• Saturday, April 20, 2024
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Tinubu’s reforms under spotlight as economic hardship worsens

Tinubu’s reforms under spotlight as economic hardship worsens

Nigerian President Bola Tinubu’s reforms, though bold and laudable, have sparked an economic crisis with poverty, hunger and unemployment on the rise.

Experts have said the reforms are needed to put Africa’s most populous nation on track but were hurriedly made without considering its ripple effects on the citizens, especially the vulnerable.

One of the key reforms that Tinubu implemented in his first days in office was the liberalisation of the foreign exchange market which allowed the banks to quote the naira more freely against the dollar.

Monetary experts have roundly commended the move but are of the view that floating the naira should have been preceded by the monetary tightening the CBN is only just embarking on while measures should have also been put in place to boost dollar supply.

“Before floating naira, which by the way is a good move, the CBN should have started mopping the excess naira liquidity in the market,” a leading Nigerian economist who did not want to be named said.

“Secondly, there should have been plans to attract the required amount of dollars necessary to ensure the CBN can intervene in the market whenever the naira was under undue pressure,” the economist said.

Nigerians are bearing the brunt of the poorly planned reforms despite their long term gains, with inflation peaking at a 19-year high of 29.9%, businesses shutting down and unemployment rising.

The tough times won’t last, however, according to Benedict Oramah, president of the African Export-Import Bank (Afreximbank), reforms were necessary to revamp the country’s economy, stressing that things will soon return to normal.

“Nigeria’s choice to float the Naira and remove petrol subsidy are the right decisions,” said Oramah.

“Once you have been able to stabilise the exchange rate, prices will adjust, markets will adjust, and things will return to normal,” he added.

Another reform that has brought pain to long-suffering Nigerians is the removal of the petrol subsidy which experts say should have quickly been followed by palliatives for the vulnerable to cushion the impact of the subsidy removal which led to a tripling of petrol prices.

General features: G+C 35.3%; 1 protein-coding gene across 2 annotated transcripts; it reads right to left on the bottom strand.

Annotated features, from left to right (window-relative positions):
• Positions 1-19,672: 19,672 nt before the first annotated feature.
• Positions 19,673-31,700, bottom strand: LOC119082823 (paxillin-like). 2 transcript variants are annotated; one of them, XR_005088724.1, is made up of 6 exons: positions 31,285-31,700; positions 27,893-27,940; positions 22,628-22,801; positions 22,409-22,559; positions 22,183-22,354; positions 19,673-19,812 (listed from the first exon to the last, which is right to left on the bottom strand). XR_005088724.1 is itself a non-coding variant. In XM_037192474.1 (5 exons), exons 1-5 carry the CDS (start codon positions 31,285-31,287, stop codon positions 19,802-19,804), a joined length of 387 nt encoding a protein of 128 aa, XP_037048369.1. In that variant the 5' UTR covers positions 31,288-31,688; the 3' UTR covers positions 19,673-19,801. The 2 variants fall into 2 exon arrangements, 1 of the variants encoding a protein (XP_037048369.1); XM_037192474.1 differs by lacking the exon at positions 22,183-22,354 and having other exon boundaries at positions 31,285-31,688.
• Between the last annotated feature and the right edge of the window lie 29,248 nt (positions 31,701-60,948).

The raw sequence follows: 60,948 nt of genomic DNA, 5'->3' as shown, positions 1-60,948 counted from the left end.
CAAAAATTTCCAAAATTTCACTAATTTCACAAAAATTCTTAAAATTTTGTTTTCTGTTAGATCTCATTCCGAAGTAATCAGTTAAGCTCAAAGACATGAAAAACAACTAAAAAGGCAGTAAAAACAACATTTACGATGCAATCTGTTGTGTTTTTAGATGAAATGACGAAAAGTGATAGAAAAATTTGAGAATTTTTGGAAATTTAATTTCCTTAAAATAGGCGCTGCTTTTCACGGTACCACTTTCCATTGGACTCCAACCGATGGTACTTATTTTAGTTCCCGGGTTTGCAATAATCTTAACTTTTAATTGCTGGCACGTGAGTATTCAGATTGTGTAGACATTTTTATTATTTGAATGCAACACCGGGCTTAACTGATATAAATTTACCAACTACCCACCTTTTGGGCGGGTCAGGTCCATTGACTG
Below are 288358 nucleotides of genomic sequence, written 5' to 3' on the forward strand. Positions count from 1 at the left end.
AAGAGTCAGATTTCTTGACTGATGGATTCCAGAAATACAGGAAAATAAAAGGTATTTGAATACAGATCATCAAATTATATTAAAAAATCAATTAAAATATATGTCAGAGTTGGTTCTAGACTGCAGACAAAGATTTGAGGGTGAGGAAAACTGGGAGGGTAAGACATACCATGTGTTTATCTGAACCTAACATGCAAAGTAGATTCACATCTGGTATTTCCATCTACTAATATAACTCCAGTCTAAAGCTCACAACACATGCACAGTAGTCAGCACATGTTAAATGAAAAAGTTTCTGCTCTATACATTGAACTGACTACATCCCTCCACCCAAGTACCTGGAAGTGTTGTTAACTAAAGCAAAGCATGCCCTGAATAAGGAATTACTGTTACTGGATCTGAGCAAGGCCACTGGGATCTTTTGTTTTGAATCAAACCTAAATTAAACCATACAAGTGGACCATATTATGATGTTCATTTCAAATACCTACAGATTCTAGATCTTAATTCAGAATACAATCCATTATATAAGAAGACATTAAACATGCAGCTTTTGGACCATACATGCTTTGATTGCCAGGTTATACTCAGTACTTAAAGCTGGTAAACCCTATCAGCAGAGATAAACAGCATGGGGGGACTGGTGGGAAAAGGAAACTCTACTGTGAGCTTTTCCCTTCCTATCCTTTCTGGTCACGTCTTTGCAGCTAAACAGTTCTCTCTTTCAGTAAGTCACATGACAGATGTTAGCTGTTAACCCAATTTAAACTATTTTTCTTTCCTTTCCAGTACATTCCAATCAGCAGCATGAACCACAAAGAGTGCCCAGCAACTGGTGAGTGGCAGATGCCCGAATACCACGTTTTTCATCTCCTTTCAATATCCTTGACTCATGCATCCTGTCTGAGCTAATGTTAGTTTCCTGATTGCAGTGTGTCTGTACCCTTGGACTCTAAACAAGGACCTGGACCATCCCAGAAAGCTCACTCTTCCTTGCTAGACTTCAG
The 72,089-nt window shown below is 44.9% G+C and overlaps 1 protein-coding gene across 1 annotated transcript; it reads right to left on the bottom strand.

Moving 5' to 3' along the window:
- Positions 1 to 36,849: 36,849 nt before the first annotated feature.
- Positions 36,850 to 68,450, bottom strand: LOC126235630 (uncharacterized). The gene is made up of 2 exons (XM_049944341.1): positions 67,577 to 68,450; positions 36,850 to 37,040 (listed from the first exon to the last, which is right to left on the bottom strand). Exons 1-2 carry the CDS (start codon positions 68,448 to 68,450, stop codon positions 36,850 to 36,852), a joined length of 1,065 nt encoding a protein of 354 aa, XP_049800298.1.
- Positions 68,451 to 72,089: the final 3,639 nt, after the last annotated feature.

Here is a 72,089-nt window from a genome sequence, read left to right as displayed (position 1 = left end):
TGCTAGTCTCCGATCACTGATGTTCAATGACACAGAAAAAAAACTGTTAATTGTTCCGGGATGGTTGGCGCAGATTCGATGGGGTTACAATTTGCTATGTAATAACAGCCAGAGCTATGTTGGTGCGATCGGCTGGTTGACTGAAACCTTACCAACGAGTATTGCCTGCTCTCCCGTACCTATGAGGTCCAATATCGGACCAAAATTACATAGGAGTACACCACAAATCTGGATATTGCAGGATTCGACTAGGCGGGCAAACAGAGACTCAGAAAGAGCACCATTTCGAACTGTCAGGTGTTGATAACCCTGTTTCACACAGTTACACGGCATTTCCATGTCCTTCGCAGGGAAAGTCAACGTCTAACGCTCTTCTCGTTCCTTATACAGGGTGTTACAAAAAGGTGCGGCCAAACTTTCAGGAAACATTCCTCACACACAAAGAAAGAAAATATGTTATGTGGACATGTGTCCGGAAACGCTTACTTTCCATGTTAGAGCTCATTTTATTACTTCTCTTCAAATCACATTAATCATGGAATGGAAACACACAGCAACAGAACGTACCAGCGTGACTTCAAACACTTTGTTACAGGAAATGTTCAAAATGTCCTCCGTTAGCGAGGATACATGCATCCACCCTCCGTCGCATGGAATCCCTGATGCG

Since Tinubu announced the petrol subsidy removal during his inauguration on May 29, pump prices have not only tripled, the value of the naira has plunged following the floating of the currency, becoming the world’s worst-performing currency so far this year.

Last June, the Central Bank of Nigeria (CBN) merged all segments of the FX market into the Investors and Exporters window and reintroduced the willing buyer, willing seller model.

The naira has continued to depreciate against the dollar and other major foreign currencies since then.

The liberalisation of the foreign exchange regime weakened the naira with its rate falling from N463.38/$ to N1, 609.51/$ as of February 28, 2024 at the official market. On the street, the naira, though strengthened against the USD on Wednesday, is now pushing above N1,400/$ from 762/$.

Although the reforms have increased revenue for the government with fuel subsidy removal adding N400 billion monthly to the public purse, they have also worsened the hardship facing the people as the inflation rate has accelerated to its highest level in over 18 years.

Nigeria’s Consumer Price Index stood at 22.8 percent when the reforms started in June, it has increased by 7.1 percentage points, nearing 30 percent now. Cost of food which Nigerians spend a chunk of their money on rose from 25.09 last June to 35.41 as of January this year.

According to Olayemi Cardoso, Nigeria’s CBN governor, factors influencing rising inflation are exchange rate passthrough, rising cost of energy, high fiscal deficit and lingering security challenges in high food producing areas. Also, domestic inflation keeps mounting due to the global economic crisis with regard to trade disruptions in geo-political risk areas.